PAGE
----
Blood donor clinic created in honour of Nick Coates

27-year-old died in a vehicle accident on Kenmount Road

Josh Pennell
Published on March 18, 2014
Nick Coates’ aunt, Roxanne Coates, donates blood at the inaugural blood donor clinic in his honour.
— Photo by Josh Pennell/The Telegram

Linda Coates is working to make something good come from her son’s death. Nick Coates was killed in a motor vehicle accident on Kenmount Road last August. Despite the short time that has passed, Linda isn’t simply staying home to mourn.

“I have to find some sense, some normality about why this happened. There has to be a reason,” she says.

She wonders if part of that reason may be bringing a wider awareness about the importance of giving blood. Although Nick didn’t make it, he was given a lot of donated blood when he was brought to the hospital. About 80 units, his mother says.

“He took a lot of the supply of blood in the city of St. John’s that day.”

After a friend who is a nurse mentioned it in passing, Linda ran with the idea of having a blood donor clinic in Nick’s honour.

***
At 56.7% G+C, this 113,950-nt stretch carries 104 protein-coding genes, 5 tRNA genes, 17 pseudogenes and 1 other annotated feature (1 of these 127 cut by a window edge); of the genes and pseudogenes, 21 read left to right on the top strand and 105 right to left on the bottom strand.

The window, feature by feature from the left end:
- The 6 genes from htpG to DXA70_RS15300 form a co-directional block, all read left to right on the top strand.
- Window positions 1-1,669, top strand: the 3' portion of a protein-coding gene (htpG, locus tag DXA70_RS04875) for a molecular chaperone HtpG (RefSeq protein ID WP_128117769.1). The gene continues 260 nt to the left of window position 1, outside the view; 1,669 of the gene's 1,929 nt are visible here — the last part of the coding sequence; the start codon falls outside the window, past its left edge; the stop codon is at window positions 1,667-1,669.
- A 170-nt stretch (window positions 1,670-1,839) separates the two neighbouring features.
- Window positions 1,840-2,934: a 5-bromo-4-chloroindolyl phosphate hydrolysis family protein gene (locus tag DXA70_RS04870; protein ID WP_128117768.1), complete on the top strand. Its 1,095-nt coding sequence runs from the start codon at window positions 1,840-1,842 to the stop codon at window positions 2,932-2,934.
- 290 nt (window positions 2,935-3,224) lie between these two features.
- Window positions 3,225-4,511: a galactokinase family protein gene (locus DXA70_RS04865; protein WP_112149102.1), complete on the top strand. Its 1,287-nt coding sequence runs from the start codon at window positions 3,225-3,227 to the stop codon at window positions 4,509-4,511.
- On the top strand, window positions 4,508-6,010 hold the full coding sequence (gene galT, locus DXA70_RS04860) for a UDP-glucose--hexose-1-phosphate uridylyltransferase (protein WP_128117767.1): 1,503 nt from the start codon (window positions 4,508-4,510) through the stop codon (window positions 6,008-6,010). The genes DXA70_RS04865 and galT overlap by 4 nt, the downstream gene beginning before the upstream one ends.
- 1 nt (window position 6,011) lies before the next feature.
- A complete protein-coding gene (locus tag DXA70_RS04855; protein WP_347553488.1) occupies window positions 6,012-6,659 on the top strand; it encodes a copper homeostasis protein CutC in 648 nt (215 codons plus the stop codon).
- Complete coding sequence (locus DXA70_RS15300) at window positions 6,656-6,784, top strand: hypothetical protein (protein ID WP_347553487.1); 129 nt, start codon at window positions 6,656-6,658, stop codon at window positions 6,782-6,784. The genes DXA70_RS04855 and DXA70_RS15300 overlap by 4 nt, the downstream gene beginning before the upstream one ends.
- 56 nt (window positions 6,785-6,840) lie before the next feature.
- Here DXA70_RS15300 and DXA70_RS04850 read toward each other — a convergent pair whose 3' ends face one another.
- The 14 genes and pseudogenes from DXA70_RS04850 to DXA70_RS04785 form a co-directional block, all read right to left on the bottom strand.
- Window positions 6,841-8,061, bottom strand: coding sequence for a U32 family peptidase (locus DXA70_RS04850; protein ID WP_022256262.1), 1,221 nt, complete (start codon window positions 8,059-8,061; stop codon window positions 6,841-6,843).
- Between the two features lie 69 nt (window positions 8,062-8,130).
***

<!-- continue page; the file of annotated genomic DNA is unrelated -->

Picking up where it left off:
Four months later, on Monday evening, the clinic was a reality that took place at two locations — All Saints Parish Hall in C.B.S. and on Wicklow Street in St. John’s.

“I’m really pleased with everything that’s happening,” says Linda.

Karen Power is an event co-ordinator with Canadian Blood Services and helped plan the donor clinic honouring Nick Coates. She says they try and do as many honour clinics as possible.

“It brings out a lot of people who never donated before,” she says. “We feel more people are aware of the message. They’re aware of where the donation might be going.”

In a province with an aging population, new donors are vital because the organization’s regular donors are aging, as well, Karen says.

Nick Coates was 27 when he died. His family has started a couple of scholarships in his name. There’s also an annual car show that will have its second event this summer. The plan is for the blood donor clinic to be annual, as well.

“I feel that something good has to come out of something this tragic and this terrible,” says Linda.

Creating the clinic in Nick’s honour is not just potentially helping people in dire need of donated blood. It’s helping Nick’s family, too.

“This is a way for us to heal,” his mother says.